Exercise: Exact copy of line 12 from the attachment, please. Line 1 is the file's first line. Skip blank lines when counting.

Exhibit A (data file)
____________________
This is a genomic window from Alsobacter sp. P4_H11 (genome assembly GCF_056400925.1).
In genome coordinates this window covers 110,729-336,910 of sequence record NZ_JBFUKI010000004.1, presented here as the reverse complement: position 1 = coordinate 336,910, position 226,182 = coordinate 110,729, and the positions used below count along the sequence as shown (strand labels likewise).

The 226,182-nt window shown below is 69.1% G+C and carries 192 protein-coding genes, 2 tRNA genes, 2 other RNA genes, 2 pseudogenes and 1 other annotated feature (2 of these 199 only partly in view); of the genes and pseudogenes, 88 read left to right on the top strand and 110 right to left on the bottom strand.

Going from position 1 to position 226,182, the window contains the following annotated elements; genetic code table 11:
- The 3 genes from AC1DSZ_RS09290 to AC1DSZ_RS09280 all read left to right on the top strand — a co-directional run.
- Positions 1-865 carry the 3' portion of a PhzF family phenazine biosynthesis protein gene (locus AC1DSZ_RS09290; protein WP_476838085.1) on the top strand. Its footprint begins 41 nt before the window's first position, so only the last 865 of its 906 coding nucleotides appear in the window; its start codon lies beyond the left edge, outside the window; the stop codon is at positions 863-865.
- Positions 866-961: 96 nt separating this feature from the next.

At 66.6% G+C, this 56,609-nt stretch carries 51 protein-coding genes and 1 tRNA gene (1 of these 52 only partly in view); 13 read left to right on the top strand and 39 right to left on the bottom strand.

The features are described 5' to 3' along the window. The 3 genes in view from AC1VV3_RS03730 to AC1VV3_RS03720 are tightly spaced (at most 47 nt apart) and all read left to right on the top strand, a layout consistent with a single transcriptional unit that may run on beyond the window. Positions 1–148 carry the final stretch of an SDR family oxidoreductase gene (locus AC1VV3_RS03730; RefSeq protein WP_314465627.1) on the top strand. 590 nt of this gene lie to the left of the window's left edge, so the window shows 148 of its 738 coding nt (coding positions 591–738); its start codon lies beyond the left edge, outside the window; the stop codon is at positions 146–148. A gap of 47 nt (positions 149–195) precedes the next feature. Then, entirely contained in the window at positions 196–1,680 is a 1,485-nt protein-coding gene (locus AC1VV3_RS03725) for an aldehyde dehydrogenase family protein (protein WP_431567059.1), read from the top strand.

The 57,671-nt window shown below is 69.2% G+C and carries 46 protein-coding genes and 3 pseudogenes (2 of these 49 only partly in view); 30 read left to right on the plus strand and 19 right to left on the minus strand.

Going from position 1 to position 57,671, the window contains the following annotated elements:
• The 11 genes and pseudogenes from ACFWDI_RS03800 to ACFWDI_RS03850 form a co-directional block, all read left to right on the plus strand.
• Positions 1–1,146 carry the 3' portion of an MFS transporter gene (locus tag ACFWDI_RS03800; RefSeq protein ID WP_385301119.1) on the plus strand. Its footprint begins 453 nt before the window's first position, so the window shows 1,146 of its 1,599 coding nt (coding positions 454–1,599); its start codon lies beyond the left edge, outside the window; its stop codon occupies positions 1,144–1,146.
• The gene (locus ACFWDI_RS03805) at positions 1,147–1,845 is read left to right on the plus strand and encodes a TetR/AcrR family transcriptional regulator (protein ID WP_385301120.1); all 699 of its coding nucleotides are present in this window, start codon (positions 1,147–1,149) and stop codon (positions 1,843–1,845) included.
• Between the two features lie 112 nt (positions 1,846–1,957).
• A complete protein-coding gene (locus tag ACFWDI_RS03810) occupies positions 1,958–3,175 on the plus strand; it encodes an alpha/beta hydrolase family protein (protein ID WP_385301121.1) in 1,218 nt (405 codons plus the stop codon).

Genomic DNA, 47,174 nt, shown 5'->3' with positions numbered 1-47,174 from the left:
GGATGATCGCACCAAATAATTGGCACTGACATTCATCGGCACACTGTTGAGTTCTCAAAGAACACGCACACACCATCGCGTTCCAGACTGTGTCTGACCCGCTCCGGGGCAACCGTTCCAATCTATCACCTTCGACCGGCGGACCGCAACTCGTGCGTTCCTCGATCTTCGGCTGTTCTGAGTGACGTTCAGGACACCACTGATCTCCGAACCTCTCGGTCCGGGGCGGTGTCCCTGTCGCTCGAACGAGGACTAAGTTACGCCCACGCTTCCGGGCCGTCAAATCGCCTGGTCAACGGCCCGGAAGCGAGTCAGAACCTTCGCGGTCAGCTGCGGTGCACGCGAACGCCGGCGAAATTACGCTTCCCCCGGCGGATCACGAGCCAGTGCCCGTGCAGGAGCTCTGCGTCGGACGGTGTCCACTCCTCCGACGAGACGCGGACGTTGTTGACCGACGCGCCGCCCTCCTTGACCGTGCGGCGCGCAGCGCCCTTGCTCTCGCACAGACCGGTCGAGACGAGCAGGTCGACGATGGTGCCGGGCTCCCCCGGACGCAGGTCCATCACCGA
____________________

• The 11 genes and pseudogenes from ACFWDI_RS03800 to ACFWDI_RS03850 form a co-directional block, all read left to right on the plus strand.